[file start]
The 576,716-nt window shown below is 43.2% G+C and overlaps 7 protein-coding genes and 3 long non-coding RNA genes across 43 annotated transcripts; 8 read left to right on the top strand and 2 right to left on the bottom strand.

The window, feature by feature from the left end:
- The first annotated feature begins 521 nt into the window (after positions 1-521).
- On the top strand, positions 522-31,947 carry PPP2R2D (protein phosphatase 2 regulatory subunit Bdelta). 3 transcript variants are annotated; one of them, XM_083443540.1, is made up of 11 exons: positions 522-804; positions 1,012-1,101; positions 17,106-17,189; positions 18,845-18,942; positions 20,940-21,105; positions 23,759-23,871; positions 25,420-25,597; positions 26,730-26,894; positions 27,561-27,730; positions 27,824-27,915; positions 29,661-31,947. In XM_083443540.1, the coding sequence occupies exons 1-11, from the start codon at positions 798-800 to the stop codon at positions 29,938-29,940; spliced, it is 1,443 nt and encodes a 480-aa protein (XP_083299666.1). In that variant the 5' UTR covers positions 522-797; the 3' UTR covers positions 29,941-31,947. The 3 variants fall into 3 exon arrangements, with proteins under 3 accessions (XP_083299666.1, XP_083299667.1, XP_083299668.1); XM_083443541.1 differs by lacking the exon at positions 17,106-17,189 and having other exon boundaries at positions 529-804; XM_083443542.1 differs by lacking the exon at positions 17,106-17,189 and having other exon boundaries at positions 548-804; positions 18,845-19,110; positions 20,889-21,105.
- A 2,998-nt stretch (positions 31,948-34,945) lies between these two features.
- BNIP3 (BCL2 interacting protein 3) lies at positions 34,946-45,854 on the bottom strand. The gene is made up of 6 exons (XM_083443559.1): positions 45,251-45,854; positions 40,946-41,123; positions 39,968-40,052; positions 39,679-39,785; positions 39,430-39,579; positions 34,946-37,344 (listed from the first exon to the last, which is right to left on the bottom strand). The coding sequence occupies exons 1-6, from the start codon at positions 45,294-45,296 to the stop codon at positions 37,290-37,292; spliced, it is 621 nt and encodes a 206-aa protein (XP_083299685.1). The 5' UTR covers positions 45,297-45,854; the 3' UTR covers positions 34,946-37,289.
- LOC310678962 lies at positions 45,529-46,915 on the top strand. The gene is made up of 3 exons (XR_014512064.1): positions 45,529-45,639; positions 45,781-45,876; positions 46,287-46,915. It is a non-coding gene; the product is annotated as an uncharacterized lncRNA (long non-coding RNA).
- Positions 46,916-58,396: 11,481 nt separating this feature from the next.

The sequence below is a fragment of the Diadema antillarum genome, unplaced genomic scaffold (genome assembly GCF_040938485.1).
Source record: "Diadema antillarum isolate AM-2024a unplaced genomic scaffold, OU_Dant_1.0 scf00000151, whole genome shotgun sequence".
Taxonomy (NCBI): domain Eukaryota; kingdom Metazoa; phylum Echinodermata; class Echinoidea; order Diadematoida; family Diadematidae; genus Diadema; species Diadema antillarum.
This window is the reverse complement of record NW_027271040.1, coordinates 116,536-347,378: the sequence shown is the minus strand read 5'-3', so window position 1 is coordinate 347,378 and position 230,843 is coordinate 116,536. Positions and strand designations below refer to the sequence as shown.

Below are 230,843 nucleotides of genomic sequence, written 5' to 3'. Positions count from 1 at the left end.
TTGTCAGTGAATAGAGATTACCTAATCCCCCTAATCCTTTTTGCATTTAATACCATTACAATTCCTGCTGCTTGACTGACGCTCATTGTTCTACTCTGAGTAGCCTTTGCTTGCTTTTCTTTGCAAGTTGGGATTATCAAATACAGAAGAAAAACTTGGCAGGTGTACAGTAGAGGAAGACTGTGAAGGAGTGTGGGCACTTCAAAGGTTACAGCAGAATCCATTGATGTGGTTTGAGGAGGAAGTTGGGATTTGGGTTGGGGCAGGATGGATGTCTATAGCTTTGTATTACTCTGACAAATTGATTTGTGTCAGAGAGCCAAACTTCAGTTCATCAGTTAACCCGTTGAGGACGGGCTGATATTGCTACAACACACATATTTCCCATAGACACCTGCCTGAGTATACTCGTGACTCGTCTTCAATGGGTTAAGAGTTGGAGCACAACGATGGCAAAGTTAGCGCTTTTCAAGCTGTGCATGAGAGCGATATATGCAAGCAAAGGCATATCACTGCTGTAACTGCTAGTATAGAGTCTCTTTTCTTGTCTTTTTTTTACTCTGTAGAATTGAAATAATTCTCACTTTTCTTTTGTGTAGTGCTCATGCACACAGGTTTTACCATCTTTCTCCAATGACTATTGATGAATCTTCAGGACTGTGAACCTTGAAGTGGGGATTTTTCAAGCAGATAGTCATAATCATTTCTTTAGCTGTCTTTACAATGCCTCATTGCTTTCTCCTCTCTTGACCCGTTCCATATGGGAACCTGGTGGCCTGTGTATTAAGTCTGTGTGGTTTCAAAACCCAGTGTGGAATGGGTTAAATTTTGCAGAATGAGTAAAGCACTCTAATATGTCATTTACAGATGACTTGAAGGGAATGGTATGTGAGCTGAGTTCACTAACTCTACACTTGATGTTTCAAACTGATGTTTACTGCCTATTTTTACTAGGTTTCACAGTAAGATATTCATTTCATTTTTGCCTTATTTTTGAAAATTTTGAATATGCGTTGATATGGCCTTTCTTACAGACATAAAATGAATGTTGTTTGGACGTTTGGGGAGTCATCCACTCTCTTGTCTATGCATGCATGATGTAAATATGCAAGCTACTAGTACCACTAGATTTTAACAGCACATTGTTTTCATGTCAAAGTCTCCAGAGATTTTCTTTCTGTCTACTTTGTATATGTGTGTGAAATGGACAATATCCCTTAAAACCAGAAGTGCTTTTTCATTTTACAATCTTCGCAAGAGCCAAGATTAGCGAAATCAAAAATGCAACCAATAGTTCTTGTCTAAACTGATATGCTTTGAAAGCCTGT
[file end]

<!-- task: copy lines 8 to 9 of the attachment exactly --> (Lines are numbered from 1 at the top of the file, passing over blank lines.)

- Positions 46,916-58,396: 11,481 nt separating this feature from the next.

The sequence below is a fragment of the Diadema antillarum genome, unplaced genomic scaffold (genome assembly GCF_040938485.1).